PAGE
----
Last night I attended a poetry event with some of the Grist writers. There were six of us in total and we had been invited as guest readers, part of our continuing promotion of the anthology, A Complicated Way of Being Ignored. It was a great venue, well lit, well miked up, well compered by the affable Brendan, and the audience were absolutely lovely. One of the warmest audiences I’ve come across. The first half of the night was our slot, then there was a beer break (very civilised) followed by an open mic session.

I’ve been performing at and attending these sort of events since the early 80s when I was very involved with the live poetry scene in Manchester. What interests me is how little things have changed. Not everything was bad, but my overall impression was ego over talent, as is so often the case. The same rat-a-tat-tat performance-over-content amateur writers of doggerel. Deluded egotist who favour opinion and toilet humour above literature. People who know nothing about writing or poetry, don’t read poetry, don’t know the craft of writing, compose their work using tired clichés, platitudes, trite rhymes, inappropriate rhymes, wouldn’t know the show/tell balance if it punched them in the face, banal observations presented as insight, confuse eccentricity with originality, and generally piss on the very name of poetry.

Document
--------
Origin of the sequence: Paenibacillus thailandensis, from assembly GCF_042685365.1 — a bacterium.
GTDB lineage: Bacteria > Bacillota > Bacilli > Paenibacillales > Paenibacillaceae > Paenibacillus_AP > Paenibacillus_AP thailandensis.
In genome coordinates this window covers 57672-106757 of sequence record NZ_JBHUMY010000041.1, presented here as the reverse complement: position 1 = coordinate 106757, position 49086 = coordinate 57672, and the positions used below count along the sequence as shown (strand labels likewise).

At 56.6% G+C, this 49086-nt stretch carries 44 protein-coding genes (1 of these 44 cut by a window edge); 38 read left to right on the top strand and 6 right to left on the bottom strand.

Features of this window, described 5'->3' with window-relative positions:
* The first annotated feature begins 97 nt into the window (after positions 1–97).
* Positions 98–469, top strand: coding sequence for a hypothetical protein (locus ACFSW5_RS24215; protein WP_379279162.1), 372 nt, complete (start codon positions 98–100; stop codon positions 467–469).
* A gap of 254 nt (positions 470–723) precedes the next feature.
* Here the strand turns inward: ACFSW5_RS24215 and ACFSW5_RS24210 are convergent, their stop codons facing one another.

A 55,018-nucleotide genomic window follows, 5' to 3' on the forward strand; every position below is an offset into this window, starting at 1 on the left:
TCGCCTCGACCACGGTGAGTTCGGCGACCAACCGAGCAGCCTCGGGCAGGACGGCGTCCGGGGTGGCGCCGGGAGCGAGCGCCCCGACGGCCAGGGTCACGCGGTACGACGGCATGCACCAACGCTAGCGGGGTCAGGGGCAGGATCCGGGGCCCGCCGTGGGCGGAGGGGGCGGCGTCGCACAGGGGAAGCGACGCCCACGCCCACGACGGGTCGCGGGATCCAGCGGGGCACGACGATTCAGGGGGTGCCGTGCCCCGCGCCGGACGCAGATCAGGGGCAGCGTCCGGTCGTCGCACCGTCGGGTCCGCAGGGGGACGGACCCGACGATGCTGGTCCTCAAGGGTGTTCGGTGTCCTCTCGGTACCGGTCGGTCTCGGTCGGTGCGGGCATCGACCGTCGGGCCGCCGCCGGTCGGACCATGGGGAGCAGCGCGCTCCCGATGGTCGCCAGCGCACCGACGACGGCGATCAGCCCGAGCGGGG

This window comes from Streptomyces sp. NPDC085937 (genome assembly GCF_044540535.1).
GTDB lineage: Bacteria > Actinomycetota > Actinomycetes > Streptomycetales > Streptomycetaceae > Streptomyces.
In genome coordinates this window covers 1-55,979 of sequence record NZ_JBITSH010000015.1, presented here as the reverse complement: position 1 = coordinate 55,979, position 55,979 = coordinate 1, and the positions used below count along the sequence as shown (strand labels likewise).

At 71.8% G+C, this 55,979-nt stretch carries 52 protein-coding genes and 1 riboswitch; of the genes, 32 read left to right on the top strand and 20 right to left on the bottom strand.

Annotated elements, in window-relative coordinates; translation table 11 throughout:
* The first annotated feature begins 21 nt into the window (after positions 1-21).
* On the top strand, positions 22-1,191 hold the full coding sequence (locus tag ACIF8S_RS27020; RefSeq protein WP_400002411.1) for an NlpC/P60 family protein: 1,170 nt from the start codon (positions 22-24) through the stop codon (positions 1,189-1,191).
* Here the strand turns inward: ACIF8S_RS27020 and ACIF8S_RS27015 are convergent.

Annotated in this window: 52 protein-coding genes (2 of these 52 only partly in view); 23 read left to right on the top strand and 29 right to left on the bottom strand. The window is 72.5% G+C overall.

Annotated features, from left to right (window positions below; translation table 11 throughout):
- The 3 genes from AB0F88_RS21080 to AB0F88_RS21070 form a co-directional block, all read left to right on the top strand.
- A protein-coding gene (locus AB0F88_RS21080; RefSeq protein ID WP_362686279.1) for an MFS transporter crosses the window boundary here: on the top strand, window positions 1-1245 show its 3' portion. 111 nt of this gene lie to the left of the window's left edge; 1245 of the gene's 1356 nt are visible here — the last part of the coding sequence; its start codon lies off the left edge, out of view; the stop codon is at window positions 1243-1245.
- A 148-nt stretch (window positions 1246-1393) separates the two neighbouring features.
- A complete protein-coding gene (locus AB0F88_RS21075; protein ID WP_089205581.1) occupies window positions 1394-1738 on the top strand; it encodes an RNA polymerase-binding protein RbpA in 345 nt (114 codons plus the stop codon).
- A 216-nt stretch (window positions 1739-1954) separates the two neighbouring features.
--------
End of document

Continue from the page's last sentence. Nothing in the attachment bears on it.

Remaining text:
I don’t know what you do about that other than lead by example. I just hope these pseudo-poets will one day learn something about writing. They are not bad people (probably), and writing bad poetry is not the worst crime in the world. I think genocide is worse, for example (marginally). But please, I implore you, if you are thinking of writing and performing your work, there is no short cut. Pity your poor audience. And remember, Satan is stoking the flames in anticipation of your arrival.

Michael Stewart


About headspam

I'm a writer from Salford, now based in Bradford. I've written for theatre, radio and TV. And the following books: King Crow (novel: Bluemoose Books); Couples (poetry: Valley Press); Cafe Assassin (novel: Bluemoose Books); Mr Jolly (short stories: Valley Press) Author page:
This entry was posted in Uncategorized. Bookmark the permalink.


  1. My sentiments exactly. I was reflecting recently that there is not much full-rhymed poetry in ‘A Complicated Way Of Being Ignored’, and then I remembered "One Man’s Meat" by Jim Greenhalf, which is as rhymed as you can get. The reason why Jim’s poem is successful and the material from last night wasn’t is that Jim’s poem is a very carefully crafted piece about mature themes.I get what Michael says based on vastly greater experience than I have of this kind of event but I would also suggest that it doesn’t have to be like this – certainly not to the same degree. The read-round at the New Beehive Inn was noticeably better than the one Michael refers to, and that at Otley Poets was good, with one or two flashes of brilliance.

Leave a Reply

Fill in your details below or click an icon to log in: Logo

You are commenting using your account. Log Out /  Change )

Google photo

You are commenting using your Google account. Log Out /  Change )

Twitter picture

You are commenting using your Twitter account. Log Out /  Change )

Facebook photo

You are commenting using your Facebook account. Log Out /  Change )

Connecting to %s